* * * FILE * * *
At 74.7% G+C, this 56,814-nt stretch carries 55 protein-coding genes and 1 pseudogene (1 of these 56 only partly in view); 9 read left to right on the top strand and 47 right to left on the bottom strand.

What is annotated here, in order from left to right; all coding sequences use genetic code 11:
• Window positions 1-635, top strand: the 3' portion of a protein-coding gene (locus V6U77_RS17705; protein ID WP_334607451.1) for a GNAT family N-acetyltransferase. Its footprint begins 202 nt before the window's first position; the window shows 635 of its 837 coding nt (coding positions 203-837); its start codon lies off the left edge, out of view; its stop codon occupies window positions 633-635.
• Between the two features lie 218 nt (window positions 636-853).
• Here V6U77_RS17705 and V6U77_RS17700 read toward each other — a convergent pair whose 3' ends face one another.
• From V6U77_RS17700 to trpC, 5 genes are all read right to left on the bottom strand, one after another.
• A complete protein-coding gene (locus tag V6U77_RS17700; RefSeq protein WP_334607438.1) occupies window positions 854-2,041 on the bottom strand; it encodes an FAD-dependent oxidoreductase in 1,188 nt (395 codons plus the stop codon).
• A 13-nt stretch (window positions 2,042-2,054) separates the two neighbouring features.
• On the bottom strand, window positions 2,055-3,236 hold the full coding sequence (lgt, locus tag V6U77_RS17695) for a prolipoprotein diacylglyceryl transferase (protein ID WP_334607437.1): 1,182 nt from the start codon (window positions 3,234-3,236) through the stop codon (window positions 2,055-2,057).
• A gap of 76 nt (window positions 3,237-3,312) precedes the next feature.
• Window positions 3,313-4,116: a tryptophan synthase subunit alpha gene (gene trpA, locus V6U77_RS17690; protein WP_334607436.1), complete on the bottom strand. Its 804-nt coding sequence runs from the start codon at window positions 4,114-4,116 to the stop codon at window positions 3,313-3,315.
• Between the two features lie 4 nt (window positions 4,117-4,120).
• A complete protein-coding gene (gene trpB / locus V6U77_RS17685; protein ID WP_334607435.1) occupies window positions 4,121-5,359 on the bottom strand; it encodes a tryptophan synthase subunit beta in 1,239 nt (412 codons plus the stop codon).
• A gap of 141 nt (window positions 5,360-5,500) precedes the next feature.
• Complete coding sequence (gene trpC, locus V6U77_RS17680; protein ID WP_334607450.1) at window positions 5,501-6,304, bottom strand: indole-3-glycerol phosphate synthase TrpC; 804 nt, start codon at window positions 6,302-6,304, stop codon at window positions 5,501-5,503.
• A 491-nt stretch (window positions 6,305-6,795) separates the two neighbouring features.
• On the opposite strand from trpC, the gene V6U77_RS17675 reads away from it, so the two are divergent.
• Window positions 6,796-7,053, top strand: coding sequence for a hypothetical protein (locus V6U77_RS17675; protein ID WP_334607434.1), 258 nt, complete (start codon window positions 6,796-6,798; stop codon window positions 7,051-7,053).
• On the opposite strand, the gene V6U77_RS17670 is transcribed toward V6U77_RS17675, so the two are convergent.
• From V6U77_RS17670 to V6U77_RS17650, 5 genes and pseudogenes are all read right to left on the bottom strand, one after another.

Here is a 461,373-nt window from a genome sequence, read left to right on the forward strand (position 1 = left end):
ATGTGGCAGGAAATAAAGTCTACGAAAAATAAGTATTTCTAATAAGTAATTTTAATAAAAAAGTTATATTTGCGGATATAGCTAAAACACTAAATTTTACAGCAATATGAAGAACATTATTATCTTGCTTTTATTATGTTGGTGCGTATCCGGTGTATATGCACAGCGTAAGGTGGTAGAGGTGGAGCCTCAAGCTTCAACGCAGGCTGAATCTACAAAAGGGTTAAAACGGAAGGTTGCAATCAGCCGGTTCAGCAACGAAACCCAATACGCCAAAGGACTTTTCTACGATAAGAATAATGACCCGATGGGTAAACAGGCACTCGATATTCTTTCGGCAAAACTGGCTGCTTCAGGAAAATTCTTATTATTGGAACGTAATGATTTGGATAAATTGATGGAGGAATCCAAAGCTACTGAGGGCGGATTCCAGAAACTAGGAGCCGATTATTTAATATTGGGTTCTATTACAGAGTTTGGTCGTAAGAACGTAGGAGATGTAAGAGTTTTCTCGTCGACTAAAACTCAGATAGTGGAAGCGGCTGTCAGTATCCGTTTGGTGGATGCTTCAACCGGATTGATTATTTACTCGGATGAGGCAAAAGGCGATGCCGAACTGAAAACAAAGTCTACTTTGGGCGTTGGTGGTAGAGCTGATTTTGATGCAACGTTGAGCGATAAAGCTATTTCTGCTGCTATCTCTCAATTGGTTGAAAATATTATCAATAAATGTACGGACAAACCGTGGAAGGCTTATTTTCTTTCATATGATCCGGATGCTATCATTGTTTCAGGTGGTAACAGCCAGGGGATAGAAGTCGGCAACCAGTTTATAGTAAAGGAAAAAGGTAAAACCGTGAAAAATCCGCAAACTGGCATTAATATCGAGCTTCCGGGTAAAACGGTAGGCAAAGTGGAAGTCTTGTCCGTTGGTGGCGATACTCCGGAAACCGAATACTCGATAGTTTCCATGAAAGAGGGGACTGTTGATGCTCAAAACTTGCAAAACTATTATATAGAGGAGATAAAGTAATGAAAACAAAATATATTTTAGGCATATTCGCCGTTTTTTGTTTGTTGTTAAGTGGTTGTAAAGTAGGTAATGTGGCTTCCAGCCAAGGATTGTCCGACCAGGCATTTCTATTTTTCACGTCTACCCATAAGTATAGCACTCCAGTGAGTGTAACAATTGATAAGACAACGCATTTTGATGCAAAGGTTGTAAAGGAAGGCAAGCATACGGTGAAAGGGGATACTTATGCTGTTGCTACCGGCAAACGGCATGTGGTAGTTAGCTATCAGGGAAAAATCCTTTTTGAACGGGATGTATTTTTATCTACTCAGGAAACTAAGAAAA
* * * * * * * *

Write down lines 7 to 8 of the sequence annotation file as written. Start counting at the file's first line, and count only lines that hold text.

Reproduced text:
• A complete protein-coding gene (locus tag V6U77_RS17700; RefSeq protein WP_334607438.1) occupies window positions 854-2,041 on the bottom strand; it encodes an FAD-dependent oxidoreductase in 1,188 nt (395 codons plus the stop codon).
• A 13-nt stretch (window positions 2,042-2,054) separates the two neighbouring features.